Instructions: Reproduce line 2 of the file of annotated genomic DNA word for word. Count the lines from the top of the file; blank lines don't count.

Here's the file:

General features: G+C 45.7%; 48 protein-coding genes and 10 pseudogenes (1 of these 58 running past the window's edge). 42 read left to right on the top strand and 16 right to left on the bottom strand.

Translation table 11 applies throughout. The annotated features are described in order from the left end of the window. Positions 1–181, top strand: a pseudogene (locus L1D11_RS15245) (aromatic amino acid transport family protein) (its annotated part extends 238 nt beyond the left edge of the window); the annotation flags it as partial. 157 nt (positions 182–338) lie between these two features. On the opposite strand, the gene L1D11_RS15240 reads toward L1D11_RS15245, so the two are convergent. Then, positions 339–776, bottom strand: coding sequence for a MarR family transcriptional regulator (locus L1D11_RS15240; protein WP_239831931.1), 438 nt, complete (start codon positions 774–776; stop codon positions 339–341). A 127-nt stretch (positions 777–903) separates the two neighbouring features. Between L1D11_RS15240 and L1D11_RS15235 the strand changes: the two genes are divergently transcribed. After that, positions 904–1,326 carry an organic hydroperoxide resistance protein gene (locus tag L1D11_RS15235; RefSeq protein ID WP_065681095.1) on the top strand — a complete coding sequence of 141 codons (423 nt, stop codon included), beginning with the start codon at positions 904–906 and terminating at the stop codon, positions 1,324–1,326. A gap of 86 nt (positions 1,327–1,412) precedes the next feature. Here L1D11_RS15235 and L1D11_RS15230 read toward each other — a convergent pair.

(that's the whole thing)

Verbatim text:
Translation table 11 applies throughout. The annotated features are described in order from the left end of the window. Positions 1–181, top strand: a pseudogene (locus L1D11_RS15245) (aromatic amino acid transport family protein) (its annotated part extends 238 nt beyond the left edge of the window); the annotation flags it as partial. 157 nt (positions 182–338) lie between these two features. On the opposite strand, the gene L1D11_RS15240 reads toward L1D11_RS15245, so the two are convergent. Then, positions 339–776, bottom strand: coding sequence for a MarR family transcriptional regulator (locus L1D11_RS15240; protein WP_239831931.1), 438 nt, complete (start codon positions 774–776; stop codon positions 339–341). A 127-nt stretch (positions 777–903) separates the two neighbouring features. Between L1D11_RS15240 and L1D11_RS15235 the strand changes: the two genes are divergently transcribed. After that, positions 904–1,326 carry an organic hydroperoxide resistance protein gene (locus tag L1D11_RS15235; RefSeq protein ID WP_065681095.1) on the top strand — a complete coding sequence of 141 codons (423 nt, stop codon included), beginning with the start codon at positions 904–906 and terminating at the stop codon, positions 1,324–1,326. A gap of 86 nt (positions 1,327–1,412) precedes the next feature. Here L1D11_RS15235 and L1D11_RS15230 read toward each other — a convergent pair.